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How to use Nginx Proxy Manager

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Nginx is a popular web server and reverse proxy used to route traffic and redirect it to another server. Setting up Nginx as a reverse proxy can be time-consuming and prone to errors and misconfigurations.

This guide will show you how to set up and use the Nginx proxy manager for easier management and configuration.

Before diving into the tutorial, there are a few prerequisites. You will need:

  1. A Linux server
  2. Docker and Docker compose installed on the server
  3. Root or user with sudo permissions

If you have all this, let us dive in.

What is the Nginx Proxy Manager?

The Nginx proxy manager (NPM) is a reverse proxy management system running on Docker. NPM is based on an Nginx server and provides users with a clean, efficient, and beautiful web interface for easier management.

The tool is easy to set up and does not require users to know how to work with Nginx servers or SSL certificates. NPM is an open-source tool maintained by developers from around the world. It is well suited for small server environments and private lab environments. You can learn more about it from the resource page below:


This tutorial will focus on showing you how to deploy the Nginx proxy manager:

Installing Docker and SQLite

Nginx Proxy manager runs as a docker container; thus, it requires Docker and docker-compose installed on the server. For the sake of simplicity, I will only illustrate how to install Docker on Ubuntu. Please refer to the Docker documentation for reference on how to set it up on other systems.


To install Docker on Ubuntu, start by removing old Docker installations. Skip this if none is available.

sudo apt-get remove docker docker-engine docker.io containerd runc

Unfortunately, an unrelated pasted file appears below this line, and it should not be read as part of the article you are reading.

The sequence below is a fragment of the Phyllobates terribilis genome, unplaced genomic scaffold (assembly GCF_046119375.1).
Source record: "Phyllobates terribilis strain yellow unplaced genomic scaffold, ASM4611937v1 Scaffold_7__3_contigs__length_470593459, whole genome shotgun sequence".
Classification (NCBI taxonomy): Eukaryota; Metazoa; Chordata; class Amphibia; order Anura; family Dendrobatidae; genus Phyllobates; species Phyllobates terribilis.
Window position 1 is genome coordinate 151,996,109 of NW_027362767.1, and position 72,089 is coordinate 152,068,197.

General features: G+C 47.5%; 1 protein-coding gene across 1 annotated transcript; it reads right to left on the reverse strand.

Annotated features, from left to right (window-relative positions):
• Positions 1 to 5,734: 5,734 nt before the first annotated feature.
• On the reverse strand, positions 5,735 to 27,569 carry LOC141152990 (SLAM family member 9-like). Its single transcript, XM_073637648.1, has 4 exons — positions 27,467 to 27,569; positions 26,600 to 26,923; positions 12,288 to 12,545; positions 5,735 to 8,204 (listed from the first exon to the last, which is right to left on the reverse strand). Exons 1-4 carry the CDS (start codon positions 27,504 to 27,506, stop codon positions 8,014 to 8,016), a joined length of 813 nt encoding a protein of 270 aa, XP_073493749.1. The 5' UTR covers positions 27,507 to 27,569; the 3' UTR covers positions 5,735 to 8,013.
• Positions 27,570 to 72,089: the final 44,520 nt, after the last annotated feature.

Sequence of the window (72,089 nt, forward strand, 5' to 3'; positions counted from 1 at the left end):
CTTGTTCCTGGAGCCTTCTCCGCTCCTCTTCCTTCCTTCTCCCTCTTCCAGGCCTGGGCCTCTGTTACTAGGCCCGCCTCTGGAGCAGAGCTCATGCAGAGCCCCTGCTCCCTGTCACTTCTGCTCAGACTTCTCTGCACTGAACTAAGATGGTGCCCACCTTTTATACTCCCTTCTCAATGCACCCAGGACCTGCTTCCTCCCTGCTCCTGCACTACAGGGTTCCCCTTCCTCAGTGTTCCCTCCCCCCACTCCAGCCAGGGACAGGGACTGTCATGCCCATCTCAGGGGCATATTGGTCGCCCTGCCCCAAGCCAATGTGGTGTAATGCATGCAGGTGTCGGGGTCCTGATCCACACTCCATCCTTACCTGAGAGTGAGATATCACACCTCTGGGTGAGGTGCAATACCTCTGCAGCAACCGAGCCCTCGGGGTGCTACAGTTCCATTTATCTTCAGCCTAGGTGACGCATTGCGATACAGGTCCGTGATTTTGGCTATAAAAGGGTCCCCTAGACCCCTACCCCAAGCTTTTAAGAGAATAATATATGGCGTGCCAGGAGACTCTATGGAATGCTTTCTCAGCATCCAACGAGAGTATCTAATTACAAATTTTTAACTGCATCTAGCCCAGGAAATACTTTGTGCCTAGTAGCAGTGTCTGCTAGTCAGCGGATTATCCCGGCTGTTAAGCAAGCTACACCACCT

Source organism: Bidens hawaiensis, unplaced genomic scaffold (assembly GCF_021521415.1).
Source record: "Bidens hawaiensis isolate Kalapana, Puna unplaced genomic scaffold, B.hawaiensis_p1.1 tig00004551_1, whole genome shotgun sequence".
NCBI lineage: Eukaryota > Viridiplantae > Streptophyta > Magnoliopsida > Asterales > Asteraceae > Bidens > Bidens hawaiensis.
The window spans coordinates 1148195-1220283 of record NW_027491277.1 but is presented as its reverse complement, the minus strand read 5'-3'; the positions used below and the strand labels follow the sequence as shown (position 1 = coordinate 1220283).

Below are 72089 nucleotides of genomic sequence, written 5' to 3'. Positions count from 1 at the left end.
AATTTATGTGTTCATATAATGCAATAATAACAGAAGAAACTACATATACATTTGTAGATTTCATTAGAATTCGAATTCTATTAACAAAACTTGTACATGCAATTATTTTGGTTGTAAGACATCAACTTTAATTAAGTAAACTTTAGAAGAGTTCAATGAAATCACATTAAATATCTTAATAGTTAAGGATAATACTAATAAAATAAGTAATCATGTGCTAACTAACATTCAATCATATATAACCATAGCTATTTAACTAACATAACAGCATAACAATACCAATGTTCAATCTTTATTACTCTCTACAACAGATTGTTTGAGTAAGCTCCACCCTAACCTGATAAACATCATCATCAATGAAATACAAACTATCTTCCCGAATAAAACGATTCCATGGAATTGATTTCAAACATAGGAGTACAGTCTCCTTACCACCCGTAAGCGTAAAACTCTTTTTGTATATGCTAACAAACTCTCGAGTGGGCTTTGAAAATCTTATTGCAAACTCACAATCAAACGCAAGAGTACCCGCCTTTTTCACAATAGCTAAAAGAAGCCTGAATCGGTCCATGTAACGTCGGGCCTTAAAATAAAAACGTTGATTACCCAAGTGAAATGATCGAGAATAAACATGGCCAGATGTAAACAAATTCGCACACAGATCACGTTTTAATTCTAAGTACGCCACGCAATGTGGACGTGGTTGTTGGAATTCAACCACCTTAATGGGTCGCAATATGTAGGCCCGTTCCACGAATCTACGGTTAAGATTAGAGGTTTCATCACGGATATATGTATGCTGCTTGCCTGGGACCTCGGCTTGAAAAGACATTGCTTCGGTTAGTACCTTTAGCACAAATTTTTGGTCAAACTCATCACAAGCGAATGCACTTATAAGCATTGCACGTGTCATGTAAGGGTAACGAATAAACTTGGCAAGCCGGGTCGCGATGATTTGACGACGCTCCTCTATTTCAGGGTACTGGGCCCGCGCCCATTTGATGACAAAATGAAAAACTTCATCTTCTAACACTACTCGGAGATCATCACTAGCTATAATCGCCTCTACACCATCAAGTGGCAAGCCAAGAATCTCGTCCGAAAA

Next, install the repository and all the dependencies using the commands:

sudo apt-get update
sudo apt-get install apt-transport-https ca-certificates curl gnupg     lsb-release -y

Add the Docker repository GPG key:

curl -fsSL https://download.docker.com/linux/ubuntu/gpg | sudo gpg --dearmor -o /usr/share/keyrings/docker-archive-keyring.gpg

Next, add the stable repository using the echo command as:

echo "deb [arch=amd64 signed-by=/usr/share/keyrings/docker-archive-keyring.gpg] https://download.docker.com/linux/ubuntu \
 $(lsb_release -cs) stable"
| sudo tee /etc/apt/sources.list.d/docker.list > /dev/null

Finally, update the repositories and install docker using the commands:

sudo apt-get update && sudo apt-get install docker-ce docker-ce-cli containerd.io docker-compose -y

Now run docker and enable on startup:

sudo systemctl enable docker.service
sudo systemctl start docker.service
sudo systemctl enable containerd.service

Install SQLite

The next step is to install the SQLite database that we shall use to run NPM. It is good to note that you can use the MySQL database as well.

Deploy NPM on Docker

To deploy the Nginx Proxy Manager, we need to create a docker-compose file to run Docker and initialize the container.

To learn more about the Docker compose file and how it works, consider the resource provided below:


I highly recommend you create the docker-compose file in a directory you have full permissions.

nano docker-compose.yaml

Next, add the following lines to the compose file, save and close.

version: "3"
    image: 'jc21/nginx-proxy-manager:latest'
    restart: always
      # HTTP port
      - '80:80'
      # HTTPS Port:
      - '443:443'
      # Admin UI
      - '81:81'
      DB_SQLITE_FILE: "/data/npm.sqlite"
      - ./data:/data
      - ./letsencrypt:/etc/letsencrypt

Finally, run the docker-compose command as:

docker-compose up -d

This will deploy the stack from the NPM image specified in the docker-compose file. Creation output:

Creating network "debian_default" with the default driver
Pulling app (jc21/nginx-proxy-manager:latest)...
latest: Pulling from jc21/nginx-proxy-manager
801bfaa63ef2: Pull complete
7927cd3bbe4c: Pull complete
f53b85628da5: Pull complete
e834c30791f9: Pull complete
6b68b3708dd5: Pull complete
963fe519b5fd: Pull complete
37e54d057f10: Pull complete
Digest: sha256:b33aab798a6150ba7dd238d36936d0882a312c983a0b3eb261a6dcbd5e6a3425
Status: Downloaded newer image for jc21/nginx-proxy-manager: latest
Creating debian_app_1 ... done